I offer this as an echo to Elio's post from last October, Teaching E. coli to Endocytose. There Elio reported the recent education of E. coli by the heterologous expression of a mammalian gene. I tell of a bacterium instructed by a phage.
Apparently Pseudomonas phage φ6 missed that classic 1952 paper by Hershey and Chase. You know, the one where they radiolabeled either T2 or T4 phages with P32 and S35, mixed them with susceptible E. coli as hosts, let the phages adsorb and begin the infection, then whirred them in a Waring blender. The P32-labeled DNA entered the host cells, while the S35-labeled capsid proteins remained outside. This became the paradigm for phage infection, slightly tempered later to accommodate the entry, along with the genome, of various 'internal proteins' that had been packaged inside the capsid. However, for eukaryotic viruses that have double-stranded RNA (dsRNA) genomes, it's a whole different story. Literally. The whole capsid enters the cell. I discussed some of the benefits of this strategy in my post about the 'viral turtles' that infect yeast. Most dsRNA viruses rely on the host to take up the virion by endocytosis. Since Bacteria, it is widely believed, don't endocytose, this would seem to preclude phage virions from playing this game. But apparently phage φ6 missed this injunction, too.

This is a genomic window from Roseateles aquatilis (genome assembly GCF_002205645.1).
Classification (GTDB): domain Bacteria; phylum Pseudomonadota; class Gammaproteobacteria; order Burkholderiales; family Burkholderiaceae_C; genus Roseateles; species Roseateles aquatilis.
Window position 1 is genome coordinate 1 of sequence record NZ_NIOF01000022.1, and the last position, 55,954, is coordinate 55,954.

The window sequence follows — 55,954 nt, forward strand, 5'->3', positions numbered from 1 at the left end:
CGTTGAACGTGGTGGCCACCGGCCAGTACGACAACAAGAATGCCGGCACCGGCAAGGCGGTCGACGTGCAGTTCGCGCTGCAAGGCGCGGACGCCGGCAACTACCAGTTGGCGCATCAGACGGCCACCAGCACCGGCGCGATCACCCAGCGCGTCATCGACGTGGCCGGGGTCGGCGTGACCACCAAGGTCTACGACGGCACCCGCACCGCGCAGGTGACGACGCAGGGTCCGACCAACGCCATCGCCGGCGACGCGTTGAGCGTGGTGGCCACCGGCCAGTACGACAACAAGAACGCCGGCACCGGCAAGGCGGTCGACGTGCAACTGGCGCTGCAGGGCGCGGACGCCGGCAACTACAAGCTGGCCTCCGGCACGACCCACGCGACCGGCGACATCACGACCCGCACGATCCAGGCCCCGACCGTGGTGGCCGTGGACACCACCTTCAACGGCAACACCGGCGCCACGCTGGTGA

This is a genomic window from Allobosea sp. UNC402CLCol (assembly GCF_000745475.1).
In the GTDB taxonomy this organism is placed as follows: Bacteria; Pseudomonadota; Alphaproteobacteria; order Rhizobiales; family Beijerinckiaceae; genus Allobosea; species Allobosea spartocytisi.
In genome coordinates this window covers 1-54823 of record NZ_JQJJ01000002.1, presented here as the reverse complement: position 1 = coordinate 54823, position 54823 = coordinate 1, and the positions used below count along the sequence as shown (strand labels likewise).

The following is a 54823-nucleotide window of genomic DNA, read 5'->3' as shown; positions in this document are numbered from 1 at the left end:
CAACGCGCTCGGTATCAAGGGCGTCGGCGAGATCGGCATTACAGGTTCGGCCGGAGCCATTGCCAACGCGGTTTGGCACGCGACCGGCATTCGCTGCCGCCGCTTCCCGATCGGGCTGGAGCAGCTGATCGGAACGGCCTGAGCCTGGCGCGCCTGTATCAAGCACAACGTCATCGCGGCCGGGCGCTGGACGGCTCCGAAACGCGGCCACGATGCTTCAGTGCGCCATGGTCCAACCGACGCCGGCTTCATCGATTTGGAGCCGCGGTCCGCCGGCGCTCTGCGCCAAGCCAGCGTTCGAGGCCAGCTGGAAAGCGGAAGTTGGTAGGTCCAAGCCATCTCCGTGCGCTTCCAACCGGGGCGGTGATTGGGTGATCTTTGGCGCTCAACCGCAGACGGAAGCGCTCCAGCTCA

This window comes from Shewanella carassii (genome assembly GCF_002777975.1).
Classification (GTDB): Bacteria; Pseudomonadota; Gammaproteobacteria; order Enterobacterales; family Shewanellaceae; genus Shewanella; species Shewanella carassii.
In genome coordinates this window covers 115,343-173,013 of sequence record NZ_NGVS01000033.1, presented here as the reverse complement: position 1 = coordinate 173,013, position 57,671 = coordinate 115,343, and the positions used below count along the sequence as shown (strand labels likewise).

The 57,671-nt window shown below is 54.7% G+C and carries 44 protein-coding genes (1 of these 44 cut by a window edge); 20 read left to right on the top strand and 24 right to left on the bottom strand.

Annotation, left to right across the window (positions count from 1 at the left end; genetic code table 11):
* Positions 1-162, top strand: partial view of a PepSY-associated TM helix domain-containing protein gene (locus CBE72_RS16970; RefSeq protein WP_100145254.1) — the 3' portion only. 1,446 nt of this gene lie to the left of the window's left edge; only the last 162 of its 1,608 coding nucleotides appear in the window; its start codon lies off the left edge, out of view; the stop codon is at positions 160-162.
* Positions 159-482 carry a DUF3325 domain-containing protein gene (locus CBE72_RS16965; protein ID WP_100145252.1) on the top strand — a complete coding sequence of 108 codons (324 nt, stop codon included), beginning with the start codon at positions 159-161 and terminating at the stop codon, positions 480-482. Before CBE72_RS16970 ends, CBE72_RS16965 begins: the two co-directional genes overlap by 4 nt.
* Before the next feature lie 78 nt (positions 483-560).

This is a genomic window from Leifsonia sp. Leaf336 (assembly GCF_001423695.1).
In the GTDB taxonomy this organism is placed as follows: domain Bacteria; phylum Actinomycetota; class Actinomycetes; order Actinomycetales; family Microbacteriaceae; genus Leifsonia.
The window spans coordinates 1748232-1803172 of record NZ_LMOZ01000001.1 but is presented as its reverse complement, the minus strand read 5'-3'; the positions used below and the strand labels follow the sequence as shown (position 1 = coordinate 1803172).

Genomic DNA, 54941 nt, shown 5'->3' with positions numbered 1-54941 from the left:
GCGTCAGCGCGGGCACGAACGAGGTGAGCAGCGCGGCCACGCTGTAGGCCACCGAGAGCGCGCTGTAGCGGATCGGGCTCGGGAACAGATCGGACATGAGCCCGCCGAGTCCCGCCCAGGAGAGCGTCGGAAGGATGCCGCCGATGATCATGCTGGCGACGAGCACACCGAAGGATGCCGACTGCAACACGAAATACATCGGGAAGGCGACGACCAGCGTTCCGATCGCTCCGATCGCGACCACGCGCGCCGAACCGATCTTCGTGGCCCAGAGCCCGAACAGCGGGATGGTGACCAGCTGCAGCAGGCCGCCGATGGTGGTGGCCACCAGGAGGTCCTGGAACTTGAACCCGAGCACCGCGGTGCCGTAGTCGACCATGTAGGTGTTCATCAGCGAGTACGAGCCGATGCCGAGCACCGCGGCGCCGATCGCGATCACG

Click "source" to read more.